This research is currently fueling international collaborations with leading experimentalists in enzymology and epigenetics, including the group of Andrea Mattevi at the University of Pavia in Italy.

In the past decades, computing power has steadily risen, increasing by more than one order of magnitude every six years or less. High performance computing using graphic processing units and special-purpose hardware is currently pushing scientific boundaries even further. By taking advantage of such technological advancements, the development and application of chemical theory and computational approaches are becoming increasingly relevant for addressing important biomedical problems.

"My group's long-term goal is to significantly advance the use of computer chemistry in pharmacological applications," says Baron. "I believe in the extremely fascinating idea that physics-based approaches and computers can drive the discovery of new molecules and their practical use."


'/>"/>

Contact: Phil Sahm
phil.sahm@hsc.utah.edu
801-581-2517
University of Utah Health Sciences
Source:Eurekalert

Related biology news :

1. Researchers uncover molecular pathway through which common yeast becomes fungal pathogen
2. Beyond the microscope: Identifying specific cancers using molecular analysis
3. 2012 Forecast for US Molecular Diagnostics Market Now Available From Global Information Inc.
4. 5th Annual Advances in Biomolecular Engineering Symposium
5. PNAS: Precise molecular surgery in the plant genome
6. Molecular spectroscopy tracks living mammalian cells in real time as they differentiate
7. Hitting snooze on the molecular clock: Rabies evolves slower in hibernating bats
8. The activity of a bacterial effector protein seen in molecular detail
9. How bacteria change movement direction in response to oxygen: Molecular interactions unravelled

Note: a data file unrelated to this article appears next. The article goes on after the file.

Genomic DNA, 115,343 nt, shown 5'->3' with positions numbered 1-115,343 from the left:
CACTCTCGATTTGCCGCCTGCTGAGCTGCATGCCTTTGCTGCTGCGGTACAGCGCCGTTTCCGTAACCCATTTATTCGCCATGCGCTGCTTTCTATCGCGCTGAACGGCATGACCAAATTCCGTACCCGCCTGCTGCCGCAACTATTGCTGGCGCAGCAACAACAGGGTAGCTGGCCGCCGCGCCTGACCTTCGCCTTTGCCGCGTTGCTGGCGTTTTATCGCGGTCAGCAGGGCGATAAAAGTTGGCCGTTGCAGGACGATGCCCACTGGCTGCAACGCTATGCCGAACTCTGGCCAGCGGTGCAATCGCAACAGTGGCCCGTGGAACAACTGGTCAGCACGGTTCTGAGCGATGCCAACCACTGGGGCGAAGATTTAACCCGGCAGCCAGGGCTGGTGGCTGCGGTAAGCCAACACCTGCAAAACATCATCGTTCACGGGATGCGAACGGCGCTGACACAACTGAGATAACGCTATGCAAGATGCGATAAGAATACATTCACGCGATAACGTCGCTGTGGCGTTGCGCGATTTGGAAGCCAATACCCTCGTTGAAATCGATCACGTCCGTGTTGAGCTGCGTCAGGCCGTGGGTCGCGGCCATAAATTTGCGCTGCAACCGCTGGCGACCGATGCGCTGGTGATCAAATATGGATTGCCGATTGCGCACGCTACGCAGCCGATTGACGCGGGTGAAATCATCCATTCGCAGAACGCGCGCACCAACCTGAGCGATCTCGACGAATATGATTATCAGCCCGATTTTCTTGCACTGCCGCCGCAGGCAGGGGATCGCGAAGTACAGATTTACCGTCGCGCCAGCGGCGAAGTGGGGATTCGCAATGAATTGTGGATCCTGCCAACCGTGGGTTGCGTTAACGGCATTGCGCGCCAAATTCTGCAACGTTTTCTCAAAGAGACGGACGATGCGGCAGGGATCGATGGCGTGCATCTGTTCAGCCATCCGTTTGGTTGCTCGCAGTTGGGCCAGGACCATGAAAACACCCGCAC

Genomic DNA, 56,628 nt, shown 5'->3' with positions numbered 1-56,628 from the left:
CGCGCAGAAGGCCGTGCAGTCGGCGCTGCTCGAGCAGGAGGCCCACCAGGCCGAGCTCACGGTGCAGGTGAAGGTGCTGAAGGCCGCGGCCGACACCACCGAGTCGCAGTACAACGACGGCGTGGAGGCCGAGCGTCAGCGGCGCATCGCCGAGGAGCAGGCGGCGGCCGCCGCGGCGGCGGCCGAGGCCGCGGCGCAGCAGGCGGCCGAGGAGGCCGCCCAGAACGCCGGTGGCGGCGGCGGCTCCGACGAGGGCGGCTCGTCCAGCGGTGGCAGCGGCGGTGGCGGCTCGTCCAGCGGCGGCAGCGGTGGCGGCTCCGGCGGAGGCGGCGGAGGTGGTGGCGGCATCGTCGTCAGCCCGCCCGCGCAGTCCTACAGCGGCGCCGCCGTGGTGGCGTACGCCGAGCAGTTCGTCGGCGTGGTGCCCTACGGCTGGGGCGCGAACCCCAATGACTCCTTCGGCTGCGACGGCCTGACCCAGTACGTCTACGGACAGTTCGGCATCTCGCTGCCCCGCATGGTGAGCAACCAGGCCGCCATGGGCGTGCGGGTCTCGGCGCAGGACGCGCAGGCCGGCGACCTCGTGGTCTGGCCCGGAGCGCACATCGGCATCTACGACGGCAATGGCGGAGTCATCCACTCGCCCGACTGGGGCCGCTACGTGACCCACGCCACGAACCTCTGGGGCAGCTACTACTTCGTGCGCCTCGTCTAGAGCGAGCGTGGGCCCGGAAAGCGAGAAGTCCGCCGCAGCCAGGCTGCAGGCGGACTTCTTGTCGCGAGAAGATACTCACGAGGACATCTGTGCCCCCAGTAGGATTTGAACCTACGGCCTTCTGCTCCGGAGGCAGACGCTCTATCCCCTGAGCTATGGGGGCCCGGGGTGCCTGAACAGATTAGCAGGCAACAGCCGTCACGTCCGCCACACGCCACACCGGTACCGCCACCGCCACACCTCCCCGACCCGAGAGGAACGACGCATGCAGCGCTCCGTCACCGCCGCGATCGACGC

10. MARC travel award announced for the 2012 GSA Yeast Genetics and Molecular Biology Meeting
11. Highlighting molecular clues to the link between childhood maltreatment and later suicide
Post Your Comments:
*Name:
*Comment:
*Email:
(Date:2/2/2017)... 2, 2017  EyeLock LLC, a market leader of ... paper " What You Should Know About Biometrics in ... user authenticity is a growing concern. In traditional schemes, ... However, traditional authentication schemes such as username/password suffer from ... authentication offers an elegant solution to the problem of ...
(Date:1/30/2017)... , Jan. 30, 2017   Invitae Corporation ... growing genetic information companies, today announced that it will ... and provide 2017 guidance on Monday, February 13, 2017, ... that day at 4:45 p.m. Eastern / 1:45 p.m. ... team will briefly review financial results, guidance, and recent ...
(Date:1/24/2017)... 2017 Biopharm Reports has carried out ... of nuclear magnetic resonance spectroscopy (NMR). This involved ... current practices, developments, trends and end-user plans over ... and opportunities. These areas include growth in the ... and innovation requirements, hyphenated NMR techniques, main suppliers ...
Breaking Biology News(10 mins):
(Date:2/20/2017)... ... February 20, 2017 , ... ... patients, prevent chest wall collapses in pre-term infants with respiratory distress, and ... total of $600,000 in funding through the ninth round of the University ...
(Date:2/19/2017)... ... February 19, 2017 , ... ... OHAUS Corporation ventured outside of weighing equipment with the goal of expanding the ... in mind, the line of Starter water analysis meters were introduced into the ...
(Date:2/17/2017)... 17, 2017 According to ... Product (Consumables, Service), Type (Safety, Efficacy, Validation), Disease ... Discovery and Development, Disease-Risk) - Global Forecast to ... to reach USD 53.34 Billion by 2021 from ... CAGR of 13.8% during the forecast period (2016-2021). ...
(Date:2/16/2017)... Brussels, Belgium (PRWEB) , ... February 16, 2017 , ... ... Development (SIOTAD) framework primarily aimed at the agricultural industry. Pilot studies are about to ... phytosanitary products through IoT, Big Data and 5G innovations. The concept is expected to ...
Breaking Biology Technology: